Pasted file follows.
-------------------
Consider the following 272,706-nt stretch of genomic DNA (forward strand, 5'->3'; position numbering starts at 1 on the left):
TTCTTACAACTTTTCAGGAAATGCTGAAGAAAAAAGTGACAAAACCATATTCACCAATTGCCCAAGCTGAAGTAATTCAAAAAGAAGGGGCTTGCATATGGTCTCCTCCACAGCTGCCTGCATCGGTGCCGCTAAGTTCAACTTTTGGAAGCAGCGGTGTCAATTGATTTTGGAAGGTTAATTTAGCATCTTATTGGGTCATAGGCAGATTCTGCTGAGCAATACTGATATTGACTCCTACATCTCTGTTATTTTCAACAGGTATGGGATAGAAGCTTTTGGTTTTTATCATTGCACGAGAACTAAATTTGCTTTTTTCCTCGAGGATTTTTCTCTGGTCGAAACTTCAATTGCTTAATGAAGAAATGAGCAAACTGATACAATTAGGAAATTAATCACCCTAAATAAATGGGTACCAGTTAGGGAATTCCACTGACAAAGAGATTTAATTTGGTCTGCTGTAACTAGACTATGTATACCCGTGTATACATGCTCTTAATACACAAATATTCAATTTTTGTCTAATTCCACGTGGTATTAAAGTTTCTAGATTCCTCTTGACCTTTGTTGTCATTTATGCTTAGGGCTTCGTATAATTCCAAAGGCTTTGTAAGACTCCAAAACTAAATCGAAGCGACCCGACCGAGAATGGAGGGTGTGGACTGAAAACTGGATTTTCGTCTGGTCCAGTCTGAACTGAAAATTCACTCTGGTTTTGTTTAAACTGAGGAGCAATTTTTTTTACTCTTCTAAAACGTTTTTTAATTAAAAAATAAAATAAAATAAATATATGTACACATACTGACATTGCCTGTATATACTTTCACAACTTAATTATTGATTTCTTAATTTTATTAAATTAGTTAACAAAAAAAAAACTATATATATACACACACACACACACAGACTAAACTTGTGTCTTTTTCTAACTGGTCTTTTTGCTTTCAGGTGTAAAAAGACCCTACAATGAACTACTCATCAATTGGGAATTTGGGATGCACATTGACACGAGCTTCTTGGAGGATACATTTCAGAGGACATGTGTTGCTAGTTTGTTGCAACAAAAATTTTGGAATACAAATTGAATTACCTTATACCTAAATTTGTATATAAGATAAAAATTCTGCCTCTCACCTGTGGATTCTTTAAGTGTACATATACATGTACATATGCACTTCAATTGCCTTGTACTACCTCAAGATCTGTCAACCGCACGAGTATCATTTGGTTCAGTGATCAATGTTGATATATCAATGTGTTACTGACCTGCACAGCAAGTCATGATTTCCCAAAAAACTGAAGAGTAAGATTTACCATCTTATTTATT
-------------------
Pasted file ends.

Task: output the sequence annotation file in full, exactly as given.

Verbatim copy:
Consider the following 272,706-nt stretch of genomic DNA (forward strand, 5'->3'; position numbering starts at 1 on the left):
TTCTTACAACTTTTCAGGAAATGCTGAAGAAAAAAGTGACAAAACCATATTCACCAATTGCCCAAGCTGAAGTAATTCAAAAAGAAGGGGCTTGCATATGGTCTCCTCCACAGCTGCCTGCATCGGTGCCGCTAAGTTCAACTTTTGGAAGCAGCGGTGTCAATTGATTTTGGAAGGTTAATTTAGCATCTTATTGGGTCATAGGCAGATTCTGCTGAGCAATACTGATATTGACTCCTACATCTCTGTTATTTTCAACAGGTATGGGATAGAAGCTTTTGGTTTTTATCATTGCACGAGAACTAAATTTGCTTTTTTCCTCGAGGATTTTTCTCTGGTCGAAACTTCAATTGCTTAATGAAGAAATGAGCAAACTGATACAATTAGGAAATTAATCACCCTAAATAAATGGGTACCAGTTAGGGAATTCCACTGACAAAGAGATTTAATTTGGTCTGCTGTAACTAGACTATGTATACCCGTGTATACATGCTCTTAATACACAAATATTCAATTTTTGTCTAATTCCACGTGGTATTAAAGTTTCTAGATTCCTCTTGACCTTTGTTGTCATTTATGCTTAGGGCTTCGTATAATTCCAAAGGCTTTGTAAGACTCCAAAACTAAATCGAAGCGACCCGACCGAGAATGGAGGGTGTGGACTGAAAACTGGATTTTCGTCTGGTCCAGTCTGAACTGAAAATTCACTCTGGTTTTGTTTAAACTGAGGAGCAATTTTTTTTACTCTTCTAAAACGTTTTTTAATTAAAAAATAAAATAAAATAAATATATGTACACATACTGACATTGCCTGTATATACTTTCACAACTTAATTATTGATTTCTTAATTTTATTAAATTAGTTAACAAAAAAAAAACTATATATATACACACACACACACACAGACTAAACTTGTGTCTTTTTCTAACTGGTCTTTTTGCTTTCAGGTGTAAAAAGACCCTACAATGAACTACTCATCAATTGGGAATTTGGGATGCACATTGACACGAGCTTCTTGGAGGATACATTTCAGAGGACATGTGTTGCTAGTTTGTTGCAACAAAAATTTTGGAATACAAATTGAATTACCTTATACCTAAATTTGTATATAAGATAAAAATTCTGCCTCTCACCTGTGGATTCTTTAAGTGTACATATACATGTACATATGCACTTCAATTGCCTTGTACTACCTCAAGATCTGTCAACCGCACGAGTATCATTTGGTTCAGTGATCAATGTTGATATATCAATGTGTTACTGACCTGCACAGCAAGTCATGATTTCCCAAAAAACTGAAGAGTAAGATTTACCATCTTATTTATT